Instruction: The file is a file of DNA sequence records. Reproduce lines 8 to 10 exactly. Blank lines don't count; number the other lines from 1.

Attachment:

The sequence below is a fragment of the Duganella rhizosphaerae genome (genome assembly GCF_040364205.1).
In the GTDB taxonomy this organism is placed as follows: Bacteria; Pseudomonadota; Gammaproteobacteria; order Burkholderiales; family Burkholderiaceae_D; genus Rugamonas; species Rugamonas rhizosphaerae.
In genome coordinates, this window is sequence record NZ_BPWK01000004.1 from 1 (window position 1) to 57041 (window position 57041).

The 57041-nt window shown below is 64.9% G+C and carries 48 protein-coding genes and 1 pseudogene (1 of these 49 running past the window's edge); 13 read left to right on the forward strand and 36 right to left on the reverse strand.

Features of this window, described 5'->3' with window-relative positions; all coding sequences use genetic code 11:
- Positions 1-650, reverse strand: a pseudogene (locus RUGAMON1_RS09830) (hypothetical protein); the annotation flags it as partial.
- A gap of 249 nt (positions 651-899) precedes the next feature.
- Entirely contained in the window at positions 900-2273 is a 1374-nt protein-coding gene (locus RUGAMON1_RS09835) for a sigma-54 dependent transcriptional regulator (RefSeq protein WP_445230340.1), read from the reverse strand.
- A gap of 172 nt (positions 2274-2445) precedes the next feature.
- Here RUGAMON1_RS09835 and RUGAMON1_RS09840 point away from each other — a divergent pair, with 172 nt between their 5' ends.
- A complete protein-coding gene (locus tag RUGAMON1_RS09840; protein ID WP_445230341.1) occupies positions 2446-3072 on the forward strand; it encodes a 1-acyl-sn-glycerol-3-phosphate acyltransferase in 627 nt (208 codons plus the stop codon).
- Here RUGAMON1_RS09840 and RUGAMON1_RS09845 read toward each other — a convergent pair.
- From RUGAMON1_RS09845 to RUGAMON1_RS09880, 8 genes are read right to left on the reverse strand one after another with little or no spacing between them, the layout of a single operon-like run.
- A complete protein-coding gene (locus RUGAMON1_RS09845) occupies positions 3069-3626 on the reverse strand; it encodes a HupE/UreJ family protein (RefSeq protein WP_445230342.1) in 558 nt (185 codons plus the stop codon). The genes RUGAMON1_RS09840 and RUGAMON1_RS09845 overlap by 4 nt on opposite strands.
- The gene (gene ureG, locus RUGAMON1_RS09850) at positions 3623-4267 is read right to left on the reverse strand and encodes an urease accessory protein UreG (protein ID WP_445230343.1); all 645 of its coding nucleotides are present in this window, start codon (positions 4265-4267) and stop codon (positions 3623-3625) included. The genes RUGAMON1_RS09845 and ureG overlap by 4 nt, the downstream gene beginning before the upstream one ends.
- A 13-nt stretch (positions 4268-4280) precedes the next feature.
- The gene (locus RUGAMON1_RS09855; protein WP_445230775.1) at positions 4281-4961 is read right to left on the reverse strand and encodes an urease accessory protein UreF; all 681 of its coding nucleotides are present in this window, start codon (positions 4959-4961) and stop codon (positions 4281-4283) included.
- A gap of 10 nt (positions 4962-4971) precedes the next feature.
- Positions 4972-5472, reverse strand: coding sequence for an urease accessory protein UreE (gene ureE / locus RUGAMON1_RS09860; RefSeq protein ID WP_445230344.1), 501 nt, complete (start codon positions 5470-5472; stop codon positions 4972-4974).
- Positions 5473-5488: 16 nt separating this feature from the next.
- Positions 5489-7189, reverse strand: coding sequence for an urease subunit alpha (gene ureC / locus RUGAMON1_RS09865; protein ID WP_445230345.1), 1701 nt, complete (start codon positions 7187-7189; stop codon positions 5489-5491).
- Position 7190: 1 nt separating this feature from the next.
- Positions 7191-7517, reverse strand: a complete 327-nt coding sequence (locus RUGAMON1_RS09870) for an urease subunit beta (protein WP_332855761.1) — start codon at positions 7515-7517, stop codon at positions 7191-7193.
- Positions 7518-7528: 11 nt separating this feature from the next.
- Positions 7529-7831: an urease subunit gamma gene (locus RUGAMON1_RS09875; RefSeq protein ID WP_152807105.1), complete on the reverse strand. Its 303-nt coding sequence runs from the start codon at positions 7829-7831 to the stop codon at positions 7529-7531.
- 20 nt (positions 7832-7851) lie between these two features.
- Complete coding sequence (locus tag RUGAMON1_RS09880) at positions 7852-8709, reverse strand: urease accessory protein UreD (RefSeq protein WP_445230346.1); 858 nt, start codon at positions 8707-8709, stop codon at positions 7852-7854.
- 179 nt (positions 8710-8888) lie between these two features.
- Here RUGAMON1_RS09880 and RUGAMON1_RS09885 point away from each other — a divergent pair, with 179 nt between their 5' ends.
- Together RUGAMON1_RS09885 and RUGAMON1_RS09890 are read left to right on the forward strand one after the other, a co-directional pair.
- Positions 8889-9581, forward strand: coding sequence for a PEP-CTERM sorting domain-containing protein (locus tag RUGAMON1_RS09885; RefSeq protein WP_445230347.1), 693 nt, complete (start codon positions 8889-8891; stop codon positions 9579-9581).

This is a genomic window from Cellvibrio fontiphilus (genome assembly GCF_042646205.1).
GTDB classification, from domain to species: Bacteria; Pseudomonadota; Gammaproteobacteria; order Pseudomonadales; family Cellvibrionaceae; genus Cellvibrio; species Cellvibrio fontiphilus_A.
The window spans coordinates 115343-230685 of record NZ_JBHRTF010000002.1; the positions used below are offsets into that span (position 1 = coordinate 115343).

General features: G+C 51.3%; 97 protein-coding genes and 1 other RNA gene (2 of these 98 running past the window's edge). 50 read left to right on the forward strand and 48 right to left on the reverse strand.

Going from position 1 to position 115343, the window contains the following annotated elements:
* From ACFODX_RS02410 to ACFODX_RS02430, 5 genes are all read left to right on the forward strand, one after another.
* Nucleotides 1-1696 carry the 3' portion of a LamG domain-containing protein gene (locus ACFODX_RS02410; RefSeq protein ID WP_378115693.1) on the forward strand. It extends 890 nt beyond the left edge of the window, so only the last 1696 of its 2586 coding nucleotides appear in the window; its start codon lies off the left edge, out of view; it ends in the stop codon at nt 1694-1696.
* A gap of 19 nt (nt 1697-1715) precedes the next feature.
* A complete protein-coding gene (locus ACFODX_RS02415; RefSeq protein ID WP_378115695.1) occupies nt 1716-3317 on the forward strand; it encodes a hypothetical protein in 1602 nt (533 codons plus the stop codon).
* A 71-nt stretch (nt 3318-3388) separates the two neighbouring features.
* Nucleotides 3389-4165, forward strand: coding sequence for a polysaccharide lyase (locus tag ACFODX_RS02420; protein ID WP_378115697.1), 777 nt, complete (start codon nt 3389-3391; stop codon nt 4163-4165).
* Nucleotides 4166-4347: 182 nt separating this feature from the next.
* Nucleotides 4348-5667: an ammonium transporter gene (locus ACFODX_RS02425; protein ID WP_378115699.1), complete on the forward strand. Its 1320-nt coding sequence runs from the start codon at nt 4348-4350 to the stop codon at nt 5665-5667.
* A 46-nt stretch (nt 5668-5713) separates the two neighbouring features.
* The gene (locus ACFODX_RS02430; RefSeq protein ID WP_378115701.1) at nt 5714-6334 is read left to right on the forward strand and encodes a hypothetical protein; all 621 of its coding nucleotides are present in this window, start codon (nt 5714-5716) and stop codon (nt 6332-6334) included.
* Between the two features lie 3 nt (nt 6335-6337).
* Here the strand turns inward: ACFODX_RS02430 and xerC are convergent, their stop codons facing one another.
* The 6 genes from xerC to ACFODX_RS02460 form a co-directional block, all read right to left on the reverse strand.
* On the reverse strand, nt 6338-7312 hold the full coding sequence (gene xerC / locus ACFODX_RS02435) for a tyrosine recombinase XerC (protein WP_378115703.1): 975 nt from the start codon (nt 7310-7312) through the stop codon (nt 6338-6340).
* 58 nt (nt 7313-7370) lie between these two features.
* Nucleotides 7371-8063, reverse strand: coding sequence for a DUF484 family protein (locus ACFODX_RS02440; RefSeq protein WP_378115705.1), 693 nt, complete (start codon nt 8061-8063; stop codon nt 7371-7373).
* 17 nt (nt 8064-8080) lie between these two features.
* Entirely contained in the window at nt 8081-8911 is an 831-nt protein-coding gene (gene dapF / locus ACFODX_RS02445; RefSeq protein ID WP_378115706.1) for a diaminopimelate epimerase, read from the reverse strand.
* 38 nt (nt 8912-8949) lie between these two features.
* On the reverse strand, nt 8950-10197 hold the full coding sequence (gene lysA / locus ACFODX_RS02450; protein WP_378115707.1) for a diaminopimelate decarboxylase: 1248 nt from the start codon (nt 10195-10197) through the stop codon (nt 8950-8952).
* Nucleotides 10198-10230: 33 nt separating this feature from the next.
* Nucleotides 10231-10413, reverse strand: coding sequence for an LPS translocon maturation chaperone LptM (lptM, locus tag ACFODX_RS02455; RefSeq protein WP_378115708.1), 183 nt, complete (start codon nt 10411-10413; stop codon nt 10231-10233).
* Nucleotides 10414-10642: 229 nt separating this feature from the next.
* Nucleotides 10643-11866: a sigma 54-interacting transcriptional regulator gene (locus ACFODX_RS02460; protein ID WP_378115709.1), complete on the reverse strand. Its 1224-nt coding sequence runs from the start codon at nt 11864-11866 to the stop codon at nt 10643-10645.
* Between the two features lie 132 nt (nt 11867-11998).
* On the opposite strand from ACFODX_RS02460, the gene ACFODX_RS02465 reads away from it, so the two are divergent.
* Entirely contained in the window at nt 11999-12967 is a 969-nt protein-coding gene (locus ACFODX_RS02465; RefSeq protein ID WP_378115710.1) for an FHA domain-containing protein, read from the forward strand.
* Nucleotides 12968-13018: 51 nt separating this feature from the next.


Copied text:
- Entirely contained in the window at positions 900-2273 is a 1374-nt protein-coding gene (locus RUGAMON1_RS09835) for a sigma-54 dependent transcriptional regulator (RefSeq protein WP_445230340.1), read from the reverse strand.
- A gap of 172 nt (positions 2274-2445) precedes the next feature.
- Here RUGAMON1_RS09835 and RUGAMON1_RS09840 point away from each other — a divergent pair, with 172 nt between their 5' ends.